Do you want to be paid well and don’t want to have to work a 9-5 job? A career in plumbing or electrical work can be risky if not handled properly. Both occupations are critical in everyday life in the residential and commercial sectors.
But there are still differences between them, which affects the way they do their job.
Electrician vs. Plumber: Similarities and Differences
Plumbers and electricians are tradespeople who provide a good income and have opportunities to start their own businesses. Typically you don’t need a degree for either career. While both require labor, electricians work with electricity, and plumbers work with water and gas systems. However, these two differ in technology, tools, workplace environments, and career progression!
This article will help you decide which career move is best for you. Let’s begin!
Electricians and plumbers are indeed trade professionals. Most of the skills needed for a technical career are mechanical, and professionals receive advanced training through programs like apprenticeships.
However, becoming an electrician is initially simpler, and continuing education requirements for electrical are more significant.
As you can see, HVAC work is where plumbing and the electrician cross because appliances like furnaces, radiant-floor heaters, air conditioners, and heat pumps evolve more quickly than the pipes and wires enable them to do.
Both occupations offer reasonable opportunities and satisfaction!
|Qualification and Requirements||High School Diploma |
Apprenticeships or classes
Licensing by State
|High School Diploma |
Apprenticeship or classes
Licensing by State
|Training Duration||4 to 60 Months||3 to 96 Months|
|Cost of Education||Ranges between |
|Ranges between $349-$43,435|
|Important Skills||Communication skills|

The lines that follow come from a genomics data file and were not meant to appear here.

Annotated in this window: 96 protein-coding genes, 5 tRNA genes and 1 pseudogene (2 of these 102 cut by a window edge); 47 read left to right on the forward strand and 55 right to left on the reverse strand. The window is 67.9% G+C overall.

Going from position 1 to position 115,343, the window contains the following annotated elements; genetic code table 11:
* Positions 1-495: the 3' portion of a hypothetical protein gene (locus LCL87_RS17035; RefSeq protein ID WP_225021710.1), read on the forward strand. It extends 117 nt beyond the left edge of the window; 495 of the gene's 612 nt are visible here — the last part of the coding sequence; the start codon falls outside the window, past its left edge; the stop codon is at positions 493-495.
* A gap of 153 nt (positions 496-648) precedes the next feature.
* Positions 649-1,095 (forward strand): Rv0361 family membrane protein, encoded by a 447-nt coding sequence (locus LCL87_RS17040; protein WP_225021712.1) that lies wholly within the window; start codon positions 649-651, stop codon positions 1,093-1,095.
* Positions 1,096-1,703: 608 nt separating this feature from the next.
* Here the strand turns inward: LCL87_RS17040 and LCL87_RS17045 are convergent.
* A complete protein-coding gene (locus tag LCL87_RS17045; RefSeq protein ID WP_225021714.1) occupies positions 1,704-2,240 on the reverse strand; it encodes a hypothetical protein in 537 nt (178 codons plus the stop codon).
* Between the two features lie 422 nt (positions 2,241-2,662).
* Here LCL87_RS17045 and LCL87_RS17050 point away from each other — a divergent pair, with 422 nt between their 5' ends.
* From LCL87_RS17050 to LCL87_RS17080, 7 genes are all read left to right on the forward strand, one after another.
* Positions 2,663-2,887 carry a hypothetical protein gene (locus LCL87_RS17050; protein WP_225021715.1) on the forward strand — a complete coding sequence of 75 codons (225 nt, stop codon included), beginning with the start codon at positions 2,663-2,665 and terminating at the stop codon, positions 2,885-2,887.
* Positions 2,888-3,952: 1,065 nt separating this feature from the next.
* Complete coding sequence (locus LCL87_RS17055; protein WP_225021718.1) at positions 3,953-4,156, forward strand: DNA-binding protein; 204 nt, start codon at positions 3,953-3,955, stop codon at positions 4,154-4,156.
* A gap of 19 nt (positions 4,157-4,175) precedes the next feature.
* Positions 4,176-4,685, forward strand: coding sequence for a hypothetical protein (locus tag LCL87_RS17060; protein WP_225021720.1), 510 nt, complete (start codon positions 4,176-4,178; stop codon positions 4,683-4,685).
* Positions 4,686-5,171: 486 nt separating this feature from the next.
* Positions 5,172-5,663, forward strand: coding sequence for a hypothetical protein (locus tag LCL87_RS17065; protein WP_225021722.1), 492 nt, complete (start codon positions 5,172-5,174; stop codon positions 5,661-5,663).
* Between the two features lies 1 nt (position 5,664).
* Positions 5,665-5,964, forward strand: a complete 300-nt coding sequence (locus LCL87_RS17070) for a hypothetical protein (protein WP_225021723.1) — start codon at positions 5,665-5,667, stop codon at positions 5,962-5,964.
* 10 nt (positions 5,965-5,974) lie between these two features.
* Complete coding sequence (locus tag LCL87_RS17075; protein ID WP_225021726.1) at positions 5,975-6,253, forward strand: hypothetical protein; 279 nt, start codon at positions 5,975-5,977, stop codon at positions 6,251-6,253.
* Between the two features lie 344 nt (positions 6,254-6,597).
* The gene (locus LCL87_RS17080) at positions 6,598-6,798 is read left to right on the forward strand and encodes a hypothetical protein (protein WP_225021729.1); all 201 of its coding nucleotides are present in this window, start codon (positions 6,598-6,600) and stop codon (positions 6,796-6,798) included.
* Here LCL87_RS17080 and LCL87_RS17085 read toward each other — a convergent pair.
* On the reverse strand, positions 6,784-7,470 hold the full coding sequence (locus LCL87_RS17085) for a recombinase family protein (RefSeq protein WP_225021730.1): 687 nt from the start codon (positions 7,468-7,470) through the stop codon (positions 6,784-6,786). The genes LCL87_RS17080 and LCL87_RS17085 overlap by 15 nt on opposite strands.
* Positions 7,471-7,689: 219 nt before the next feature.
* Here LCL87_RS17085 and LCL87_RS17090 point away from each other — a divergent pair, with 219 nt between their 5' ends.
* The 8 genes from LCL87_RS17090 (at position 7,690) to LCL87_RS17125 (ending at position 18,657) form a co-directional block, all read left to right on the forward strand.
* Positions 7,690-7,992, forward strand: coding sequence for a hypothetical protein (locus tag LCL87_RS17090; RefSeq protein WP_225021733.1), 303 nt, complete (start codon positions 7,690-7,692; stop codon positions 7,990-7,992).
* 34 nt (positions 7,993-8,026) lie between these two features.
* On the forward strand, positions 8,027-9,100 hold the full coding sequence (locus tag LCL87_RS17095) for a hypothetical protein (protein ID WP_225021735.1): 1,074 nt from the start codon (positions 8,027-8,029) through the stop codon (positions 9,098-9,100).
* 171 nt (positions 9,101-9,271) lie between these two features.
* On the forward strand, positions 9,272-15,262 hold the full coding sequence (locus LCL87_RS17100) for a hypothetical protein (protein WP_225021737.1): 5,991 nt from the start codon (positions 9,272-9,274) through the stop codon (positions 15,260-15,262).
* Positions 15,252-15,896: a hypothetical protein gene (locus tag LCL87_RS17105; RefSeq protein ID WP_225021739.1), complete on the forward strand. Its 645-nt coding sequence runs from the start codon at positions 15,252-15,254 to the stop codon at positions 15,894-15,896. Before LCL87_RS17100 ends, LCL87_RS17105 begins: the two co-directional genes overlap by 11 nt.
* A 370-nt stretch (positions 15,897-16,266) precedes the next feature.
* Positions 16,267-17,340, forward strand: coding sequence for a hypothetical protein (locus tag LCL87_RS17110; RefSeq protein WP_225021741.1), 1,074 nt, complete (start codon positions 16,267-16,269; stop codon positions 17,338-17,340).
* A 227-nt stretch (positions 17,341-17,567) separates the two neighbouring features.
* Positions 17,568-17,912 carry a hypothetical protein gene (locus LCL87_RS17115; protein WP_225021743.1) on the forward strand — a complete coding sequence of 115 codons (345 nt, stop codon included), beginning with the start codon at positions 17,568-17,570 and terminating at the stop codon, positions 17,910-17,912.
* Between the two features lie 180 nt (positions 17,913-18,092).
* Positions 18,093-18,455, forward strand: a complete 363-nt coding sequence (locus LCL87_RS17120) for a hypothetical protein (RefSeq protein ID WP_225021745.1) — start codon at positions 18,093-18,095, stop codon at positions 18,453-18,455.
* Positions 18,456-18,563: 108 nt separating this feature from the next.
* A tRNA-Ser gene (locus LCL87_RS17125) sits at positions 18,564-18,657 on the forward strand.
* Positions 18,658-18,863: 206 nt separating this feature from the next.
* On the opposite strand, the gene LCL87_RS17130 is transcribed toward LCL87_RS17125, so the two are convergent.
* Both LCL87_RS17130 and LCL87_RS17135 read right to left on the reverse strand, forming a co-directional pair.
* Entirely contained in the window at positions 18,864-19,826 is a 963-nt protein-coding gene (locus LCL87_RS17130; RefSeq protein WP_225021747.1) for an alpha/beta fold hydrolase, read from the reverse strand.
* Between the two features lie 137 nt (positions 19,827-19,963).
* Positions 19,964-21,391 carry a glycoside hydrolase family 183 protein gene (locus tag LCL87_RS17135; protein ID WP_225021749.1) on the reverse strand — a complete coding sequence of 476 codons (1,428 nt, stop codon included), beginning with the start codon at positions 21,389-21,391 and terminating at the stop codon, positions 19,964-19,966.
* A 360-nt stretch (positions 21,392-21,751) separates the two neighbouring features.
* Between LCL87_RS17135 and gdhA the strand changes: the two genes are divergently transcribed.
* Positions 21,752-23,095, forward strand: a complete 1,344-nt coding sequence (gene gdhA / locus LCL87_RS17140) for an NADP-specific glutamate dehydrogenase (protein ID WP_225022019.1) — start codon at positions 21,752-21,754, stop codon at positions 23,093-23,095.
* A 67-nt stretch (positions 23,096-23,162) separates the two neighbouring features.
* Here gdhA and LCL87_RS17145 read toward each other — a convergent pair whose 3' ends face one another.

Physical strength and
Physical strength and stamina
Factories and Industrial site
Factories and Industrial site
|Work-Life Balance||Moderate to high|
8 hours per day
|Low to moderate|
8 hours per day
|Average Annual Pay||$63,350||$63,310|
|Tools||Wide range of tools|
|Limited number of tools|
|Career Outlook||2% annual growth|
48,600 new jobs annually
|7% annual growth|
79,900 new jobs annually
|Issues||Potential exposure to biohazard.||Risk of electrocution and burns|
Source U.S Bureau of Labor Statistics and U.S Department of Education
Both occupations offer a respectable wage and are principled occupations that pay well.
Plumbing issues are often more urgent since they require immediate attention when anything is broken, clogged, overflowing, or flooded.
Because homeowners are attempting to get them to assist immediately, plumbers can charge extra. Furthermore, plumbing issues can impact walls, and ceilings, cause mold, and other issues. The median annual compensation for these professionals is $63,350.
On the other hand, given the risks, electricians might justify charging extra. To perform electrical work along with the local codes, you must be familiar with the NEC, a large book of minimum requirements. Typically, an electrician’s salary costs roughly $63,310.
Generally, both trades will deliver a complete sense of satisfaction at completing a well-done task with these blue-collar occupations!
Plumbing and electricians have advantages for people ready to start a career and forgo a college diploma or post-secondary education.
You can avoid taking thousands of dollars in student loan burden if you become a plumber rather than enrolling in college. Additionally, you can start making an income as an apprentice in both trades.
However, to stay current with new plumbing technologies, you should also take refresher courses and acquire training and a license.
Before taking electrician classes, you should read the books and view videos on each topic, such as induction, capacitance, or motors. You may also obtain additional training in harnesses, restricted spaces, PASMA, IPAF, or asbestos awareness.
Therefore, attending college might be a better option, but if it isn’t, both professions might lead to better career vocations!
4. Labor Work
The electrician’s role is less laborious than that of a plumber. This is due to the size and weight of the equipment, working underground and in confined spaces, and the type of drilling they need to do.